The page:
Male Or Female: Which Dog Is Better?
Which dog makes a better pet, a male dog or a female? The answer to this question depends on what you’re looking for. On one level, if you care about the personality and character of the dog more than anything else, the gender shouldn’t matter. Your decision will be based mainly on how the puppy behaves and acts towards you and other people when you are looking at the litter.
On another level, if you want to find out whether a male dog or a female dog would generally make an overall better pet, then you’ll have to take in other factors, such as the size, temperament, and level of care.
Choosing A Female Dog
Generally speaking, female dogs are relatively smaller in size and warmer in temperaments. There are, however, some male dogs that are just as affectionate as female dogs. Many dog trainers and breeders recommend a female dog to homes with small children. Some believe that there is some type of maternal instinct that exists in female dogs, a quality that makes them amiable and ideal for a household with children.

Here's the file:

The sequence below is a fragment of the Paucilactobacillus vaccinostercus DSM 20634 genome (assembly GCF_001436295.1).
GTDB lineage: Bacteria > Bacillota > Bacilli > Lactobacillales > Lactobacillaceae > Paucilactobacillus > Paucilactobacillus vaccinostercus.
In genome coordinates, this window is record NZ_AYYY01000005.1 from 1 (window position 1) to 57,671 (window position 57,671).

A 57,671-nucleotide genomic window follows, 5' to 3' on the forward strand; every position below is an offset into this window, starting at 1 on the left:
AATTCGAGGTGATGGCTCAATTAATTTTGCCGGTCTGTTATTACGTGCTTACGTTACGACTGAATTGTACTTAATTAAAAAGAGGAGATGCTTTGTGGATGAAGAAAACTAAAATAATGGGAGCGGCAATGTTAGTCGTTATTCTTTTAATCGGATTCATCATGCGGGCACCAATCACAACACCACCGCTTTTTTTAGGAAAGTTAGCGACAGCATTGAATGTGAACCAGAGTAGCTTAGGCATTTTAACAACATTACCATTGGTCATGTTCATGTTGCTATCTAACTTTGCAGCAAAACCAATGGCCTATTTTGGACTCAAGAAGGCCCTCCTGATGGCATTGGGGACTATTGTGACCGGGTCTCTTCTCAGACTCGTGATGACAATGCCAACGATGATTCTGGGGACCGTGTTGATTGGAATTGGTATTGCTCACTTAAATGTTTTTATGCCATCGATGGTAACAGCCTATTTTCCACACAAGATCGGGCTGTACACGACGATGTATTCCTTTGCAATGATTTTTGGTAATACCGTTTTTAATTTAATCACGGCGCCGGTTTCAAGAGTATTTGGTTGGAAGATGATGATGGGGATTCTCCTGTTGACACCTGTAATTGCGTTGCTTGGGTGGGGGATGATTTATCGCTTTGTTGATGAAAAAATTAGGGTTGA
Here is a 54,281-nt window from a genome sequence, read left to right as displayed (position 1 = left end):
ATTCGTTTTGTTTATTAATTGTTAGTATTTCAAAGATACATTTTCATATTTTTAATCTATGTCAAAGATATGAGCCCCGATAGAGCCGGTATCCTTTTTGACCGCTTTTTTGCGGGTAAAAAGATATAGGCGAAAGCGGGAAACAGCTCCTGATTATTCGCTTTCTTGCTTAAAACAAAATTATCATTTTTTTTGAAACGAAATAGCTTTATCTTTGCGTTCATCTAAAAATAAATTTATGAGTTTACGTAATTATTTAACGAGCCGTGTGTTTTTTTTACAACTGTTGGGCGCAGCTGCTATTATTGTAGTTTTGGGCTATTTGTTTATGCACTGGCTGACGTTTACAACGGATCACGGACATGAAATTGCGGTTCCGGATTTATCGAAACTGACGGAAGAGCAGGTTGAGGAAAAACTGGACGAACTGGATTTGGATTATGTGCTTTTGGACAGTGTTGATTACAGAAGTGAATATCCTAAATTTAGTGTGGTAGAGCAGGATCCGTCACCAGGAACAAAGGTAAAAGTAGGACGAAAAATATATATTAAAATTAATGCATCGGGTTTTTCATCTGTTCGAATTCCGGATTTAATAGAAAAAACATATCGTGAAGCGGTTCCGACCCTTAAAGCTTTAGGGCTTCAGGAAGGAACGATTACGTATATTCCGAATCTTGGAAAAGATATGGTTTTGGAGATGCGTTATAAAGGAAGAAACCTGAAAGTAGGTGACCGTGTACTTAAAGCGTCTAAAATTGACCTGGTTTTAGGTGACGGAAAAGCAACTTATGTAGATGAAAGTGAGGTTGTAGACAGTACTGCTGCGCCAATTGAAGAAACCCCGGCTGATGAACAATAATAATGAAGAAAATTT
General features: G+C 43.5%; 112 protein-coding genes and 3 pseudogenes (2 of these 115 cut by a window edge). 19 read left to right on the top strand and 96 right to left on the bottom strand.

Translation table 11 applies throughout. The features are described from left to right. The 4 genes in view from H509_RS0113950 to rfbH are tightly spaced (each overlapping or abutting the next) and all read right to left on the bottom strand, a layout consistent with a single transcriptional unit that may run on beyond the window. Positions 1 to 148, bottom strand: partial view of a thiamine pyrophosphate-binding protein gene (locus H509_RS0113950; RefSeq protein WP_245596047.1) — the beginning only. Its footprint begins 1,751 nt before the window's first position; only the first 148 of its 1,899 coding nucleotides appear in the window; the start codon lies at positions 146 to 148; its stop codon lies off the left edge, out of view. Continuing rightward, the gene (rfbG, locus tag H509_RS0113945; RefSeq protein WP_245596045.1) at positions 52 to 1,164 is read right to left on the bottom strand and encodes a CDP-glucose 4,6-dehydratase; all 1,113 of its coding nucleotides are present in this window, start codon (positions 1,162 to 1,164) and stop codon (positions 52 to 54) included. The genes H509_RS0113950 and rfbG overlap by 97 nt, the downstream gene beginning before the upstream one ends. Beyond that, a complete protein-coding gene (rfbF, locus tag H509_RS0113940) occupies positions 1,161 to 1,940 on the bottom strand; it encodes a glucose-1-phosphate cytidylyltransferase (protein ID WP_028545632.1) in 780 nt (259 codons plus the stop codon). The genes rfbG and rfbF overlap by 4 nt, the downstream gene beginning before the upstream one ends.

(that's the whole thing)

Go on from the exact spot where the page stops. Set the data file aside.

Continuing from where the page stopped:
Do not let feminine problems such as heat cycles and bleeding steer you away from getting a female dog. If you are worried that she will bleed all over your house when that time comes, consider getting her spayed (read: spaying female dogs), which is the ideal thing to do anyway. Once spayed, rest assured that she will not bleed a single drop. And with regards to behavior, female dogs can be just as challenging as male dogs, sometimes even more so.
Choosing A Male Dog
Male dogs are a bit more difficult to care for at times than females. For instance, they are quite good at performing a disappearing act when a nearby female dog is in heat. This can be dangerous to the dog as well as create problems for you. Many male dogs have been injured or even killed when escaping their homes to search for a female in heat. Between moving vehicles and fights with other male dogs, it makes sense to also have male dogs fixed.
Male dogs are also very territorial over their property, including any of his “stuff” inside the house, his bathroom area, or even a female dog. He tends to get very aggressive when he thinks that his property is being taken over by another dog and is willing to fight to defend it.
Male dogs also display territorial urination by lifting its leg up as high as possible while urinating. This leg-lifting behavior is not a problem unless it occurs inside the house.
On the other hand, male dogs have tons of energy and a lot of fun to play with. They are more active and have better endurance than female dogs. This is probably why male dogs are usually chosen for jobs in law enforcement.